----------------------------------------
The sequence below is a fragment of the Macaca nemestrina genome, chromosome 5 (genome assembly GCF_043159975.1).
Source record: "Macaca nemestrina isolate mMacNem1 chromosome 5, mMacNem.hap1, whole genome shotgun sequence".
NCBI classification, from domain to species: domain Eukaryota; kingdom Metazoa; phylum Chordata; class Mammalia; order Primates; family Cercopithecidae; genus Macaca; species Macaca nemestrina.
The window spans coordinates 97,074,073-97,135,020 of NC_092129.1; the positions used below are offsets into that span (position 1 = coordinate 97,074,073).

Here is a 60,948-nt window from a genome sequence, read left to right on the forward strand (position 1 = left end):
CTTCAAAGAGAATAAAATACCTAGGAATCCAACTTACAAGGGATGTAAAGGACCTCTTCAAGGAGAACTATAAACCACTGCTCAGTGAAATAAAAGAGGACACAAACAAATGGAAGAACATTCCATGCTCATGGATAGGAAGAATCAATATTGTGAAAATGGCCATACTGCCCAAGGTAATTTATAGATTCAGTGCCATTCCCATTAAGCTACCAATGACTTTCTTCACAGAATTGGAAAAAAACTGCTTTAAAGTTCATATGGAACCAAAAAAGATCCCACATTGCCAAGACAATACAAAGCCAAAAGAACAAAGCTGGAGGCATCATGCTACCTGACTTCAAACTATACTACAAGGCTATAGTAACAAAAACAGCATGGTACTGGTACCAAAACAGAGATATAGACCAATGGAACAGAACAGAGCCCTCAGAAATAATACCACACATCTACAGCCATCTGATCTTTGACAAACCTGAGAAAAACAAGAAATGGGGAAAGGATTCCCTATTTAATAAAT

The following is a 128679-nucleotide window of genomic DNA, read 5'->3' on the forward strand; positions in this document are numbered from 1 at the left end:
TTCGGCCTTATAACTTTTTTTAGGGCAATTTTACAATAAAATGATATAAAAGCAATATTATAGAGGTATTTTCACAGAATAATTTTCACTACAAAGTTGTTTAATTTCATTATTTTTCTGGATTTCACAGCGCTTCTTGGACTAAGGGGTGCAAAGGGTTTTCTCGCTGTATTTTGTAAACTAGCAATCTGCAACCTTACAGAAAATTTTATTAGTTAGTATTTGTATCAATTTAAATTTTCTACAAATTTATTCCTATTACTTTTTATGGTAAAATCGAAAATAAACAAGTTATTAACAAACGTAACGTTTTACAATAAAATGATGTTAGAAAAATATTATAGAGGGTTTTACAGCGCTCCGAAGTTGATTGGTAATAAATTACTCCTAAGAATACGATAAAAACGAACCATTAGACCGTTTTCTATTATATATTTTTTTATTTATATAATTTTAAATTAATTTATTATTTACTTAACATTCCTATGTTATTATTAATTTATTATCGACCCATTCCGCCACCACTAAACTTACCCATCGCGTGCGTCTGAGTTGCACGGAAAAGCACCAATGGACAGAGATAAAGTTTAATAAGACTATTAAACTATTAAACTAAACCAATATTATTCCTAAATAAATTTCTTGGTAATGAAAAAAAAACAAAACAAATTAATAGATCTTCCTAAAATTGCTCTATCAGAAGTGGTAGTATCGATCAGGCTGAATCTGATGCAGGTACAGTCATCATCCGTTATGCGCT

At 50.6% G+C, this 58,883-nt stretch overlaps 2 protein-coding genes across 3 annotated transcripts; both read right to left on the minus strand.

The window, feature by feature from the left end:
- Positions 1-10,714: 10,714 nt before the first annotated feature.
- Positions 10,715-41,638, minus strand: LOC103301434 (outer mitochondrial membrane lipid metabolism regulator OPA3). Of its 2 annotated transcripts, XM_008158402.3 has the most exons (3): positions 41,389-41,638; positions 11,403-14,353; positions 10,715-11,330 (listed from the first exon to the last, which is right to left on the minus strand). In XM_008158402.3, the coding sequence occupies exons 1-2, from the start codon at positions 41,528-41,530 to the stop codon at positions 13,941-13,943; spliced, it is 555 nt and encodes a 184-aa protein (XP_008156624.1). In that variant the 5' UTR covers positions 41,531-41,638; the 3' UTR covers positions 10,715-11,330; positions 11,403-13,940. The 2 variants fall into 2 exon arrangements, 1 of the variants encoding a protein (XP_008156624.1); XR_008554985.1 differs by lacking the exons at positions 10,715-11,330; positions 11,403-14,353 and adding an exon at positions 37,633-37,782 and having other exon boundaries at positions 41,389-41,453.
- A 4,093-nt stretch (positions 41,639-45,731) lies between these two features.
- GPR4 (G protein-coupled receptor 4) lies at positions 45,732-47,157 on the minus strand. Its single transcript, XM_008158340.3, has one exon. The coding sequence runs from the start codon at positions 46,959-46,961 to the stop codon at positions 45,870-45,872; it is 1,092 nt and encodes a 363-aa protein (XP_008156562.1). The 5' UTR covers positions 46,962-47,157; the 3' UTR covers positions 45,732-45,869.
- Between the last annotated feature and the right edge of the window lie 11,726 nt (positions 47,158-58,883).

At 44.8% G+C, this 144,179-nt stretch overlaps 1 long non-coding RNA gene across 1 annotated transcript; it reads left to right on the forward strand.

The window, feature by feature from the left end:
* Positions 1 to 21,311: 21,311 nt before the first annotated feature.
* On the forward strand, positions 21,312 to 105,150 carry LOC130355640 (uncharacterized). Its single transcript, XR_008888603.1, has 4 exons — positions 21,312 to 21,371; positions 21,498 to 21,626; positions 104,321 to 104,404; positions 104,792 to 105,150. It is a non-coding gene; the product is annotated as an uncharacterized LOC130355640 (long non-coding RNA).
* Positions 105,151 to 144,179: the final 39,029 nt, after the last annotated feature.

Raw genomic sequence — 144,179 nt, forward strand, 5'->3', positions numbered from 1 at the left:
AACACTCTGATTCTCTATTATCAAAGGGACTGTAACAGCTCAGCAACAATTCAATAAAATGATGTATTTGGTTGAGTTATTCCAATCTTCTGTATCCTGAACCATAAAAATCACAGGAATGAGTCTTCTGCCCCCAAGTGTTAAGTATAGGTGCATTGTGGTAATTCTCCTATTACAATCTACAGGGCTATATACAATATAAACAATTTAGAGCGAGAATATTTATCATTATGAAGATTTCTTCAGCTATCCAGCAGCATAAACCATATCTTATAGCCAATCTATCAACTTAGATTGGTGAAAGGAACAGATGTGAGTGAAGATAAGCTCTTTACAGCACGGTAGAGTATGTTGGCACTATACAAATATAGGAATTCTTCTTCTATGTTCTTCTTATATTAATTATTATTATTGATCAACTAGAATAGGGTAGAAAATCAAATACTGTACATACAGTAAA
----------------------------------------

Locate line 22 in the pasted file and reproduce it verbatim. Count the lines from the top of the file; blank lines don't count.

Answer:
AACACTCTGATTCTCTATTATCAAAGGGACTGTAACAGCTCAGCAACAATTCAATAAAATGATGTATTTGGTTGAGTTATTCCAATCTTCTGTATCCTGAACCATAAAAATCACAGGAATGAGTCTTCTGCCCCCAAGTGTTAAGTATAGGTGCATTGTGGTAATTCTCCTATTACAATCTACAGGGCTATATACAATATAAACAATTTAGAGCGAGAATATTTATCATTATGAAGATTTCTTCAGCTATCCAGCAGCATAAACCATATCTTATAGCCAATCTATCAACTTAGATTGGTGAAAGGAACAGATGTGAGTGAAGATAAGCTCTTTACAGCACGGTAGAGTATGTTGGCACTATACAAATATAGGAATTCTTCTTCTATGTTCTTCTTATATTAATTATTATTATTGATCAACTAGAATAGGGTAGAAAATCAAATACTGTACATACAGTAAA